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gotten over prince's passing. last april, tika spoke to many mourners outside paisley park. >> i could just tell them what was on my heart. two things, thank you for loving him. he loves you too and it's raining outside. you guys are getting wet. go home. ? >> how can we reconcile with this? >> it kind of breaks my heart because there's so many people i've had two years to deal with it. so i guess i would say give it another year and a half and maybe you'll be where i'm at. so i'm so sorry that you're hurting. >> one thing you will not see on this tour is the will be where prince was found unresponsive on april 21st. it is being sealed off forever as it should. >> i like it. another music legend no longer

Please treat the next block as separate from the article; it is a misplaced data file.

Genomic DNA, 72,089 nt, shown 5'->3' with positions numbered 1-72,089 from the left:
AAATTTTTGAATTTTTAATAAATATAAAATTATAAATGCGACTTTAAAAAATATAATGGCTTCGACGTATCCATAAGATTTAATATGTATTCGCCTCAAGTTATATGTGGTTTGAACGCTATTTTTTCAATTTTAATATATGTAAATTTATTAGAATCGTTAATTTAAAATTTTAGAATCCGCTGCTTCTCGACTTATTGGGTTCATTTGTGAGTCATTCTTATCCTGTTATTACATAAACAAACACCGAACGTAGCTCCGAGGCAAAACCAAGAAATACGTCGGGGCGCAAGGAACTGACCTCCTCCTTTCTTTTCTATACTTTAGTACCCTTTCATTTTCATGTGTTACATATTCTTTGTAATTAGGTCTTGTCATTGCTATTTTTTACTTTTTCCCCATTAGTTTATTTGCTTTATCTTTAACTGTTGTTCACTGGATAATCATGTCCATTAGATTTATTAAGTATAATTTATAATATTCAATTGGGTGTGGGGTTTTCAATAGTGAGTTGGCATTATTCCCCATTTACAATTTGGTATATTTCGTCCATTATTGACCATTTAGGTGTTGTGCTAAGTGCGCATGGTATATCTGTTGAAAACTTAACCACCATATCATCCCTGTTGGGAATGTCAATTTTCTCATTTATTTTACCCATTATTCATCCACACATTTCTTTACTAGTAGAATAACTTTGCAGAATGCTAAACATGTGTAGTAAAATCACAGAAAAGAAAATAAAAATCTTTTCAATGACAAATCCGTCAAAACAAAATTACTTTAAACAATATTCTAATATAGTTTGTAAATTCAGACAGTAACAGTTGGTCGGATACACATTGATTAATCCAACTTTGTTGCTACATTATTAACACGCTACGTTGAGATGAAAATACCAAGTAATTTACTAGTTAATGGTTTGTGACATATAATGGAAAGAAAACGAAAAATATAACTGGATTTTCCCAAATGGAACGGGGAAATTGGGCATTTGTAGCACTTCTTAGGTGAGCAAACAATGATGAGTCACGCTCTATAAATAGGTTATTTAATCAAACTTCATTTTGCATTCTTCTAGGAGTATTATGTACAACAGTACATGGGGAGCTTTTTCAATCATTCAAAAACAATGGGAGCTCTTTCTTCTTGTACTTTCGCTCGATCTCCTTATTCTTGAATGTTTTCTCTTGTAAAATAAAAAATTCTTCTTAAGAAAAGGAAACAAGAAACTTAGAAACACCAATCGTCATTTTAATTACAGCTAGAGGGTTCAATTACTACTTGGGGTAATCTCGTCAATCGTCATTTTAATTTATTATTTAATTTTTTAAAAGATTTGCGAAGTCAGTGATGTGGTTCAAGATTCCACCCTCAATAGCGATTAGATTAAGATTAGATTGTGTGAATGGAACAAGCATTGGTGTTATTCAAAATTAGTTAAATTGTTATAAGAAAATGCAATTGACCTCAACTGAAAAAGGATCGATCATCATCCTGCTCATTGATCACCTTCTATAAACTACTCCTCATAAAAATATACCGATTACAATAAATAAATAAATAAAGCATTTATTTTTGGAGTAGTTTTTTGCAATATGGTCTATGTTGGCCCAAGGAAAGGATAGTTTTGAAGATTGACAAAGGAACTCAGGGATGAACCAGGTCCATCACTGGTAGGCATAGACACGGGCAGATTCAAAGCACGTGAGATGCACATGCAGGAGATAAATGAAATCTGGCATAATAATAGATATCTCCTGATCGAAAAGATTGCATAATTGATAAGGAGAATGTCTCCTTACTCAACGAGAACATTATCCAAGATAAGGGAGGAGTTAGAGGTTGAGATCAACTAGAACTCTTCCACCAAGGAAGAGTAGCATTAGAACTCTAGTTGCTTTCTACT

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king, elvis presley. his world famous estate graceland is kind of like no other place on earth. >> it is like no other place on h.eartyo n u castayt a graceland. we're giving au a personal tour from the perfect person. >> hello, everyone. i'm priscilla presley. come to the guesthouse. >> the new guesthouse at graceland is adjacent to the mansion. priscilla helped design the interiors to make it feel like how elvis would have lived today. >> this is a grand staircase modeled after the staircase in the front room of graceland. the chand clear is a large version of the one hanging there now. >> "e.t." has been a frequent guest at graceland. it was converted into a museum and attraction back in 1982 to help pay for the massive upkeep. >> the problem is we're dealing with economics here. if there's to be graceland at all, this is the way we have to do it. >> the rooms inside the original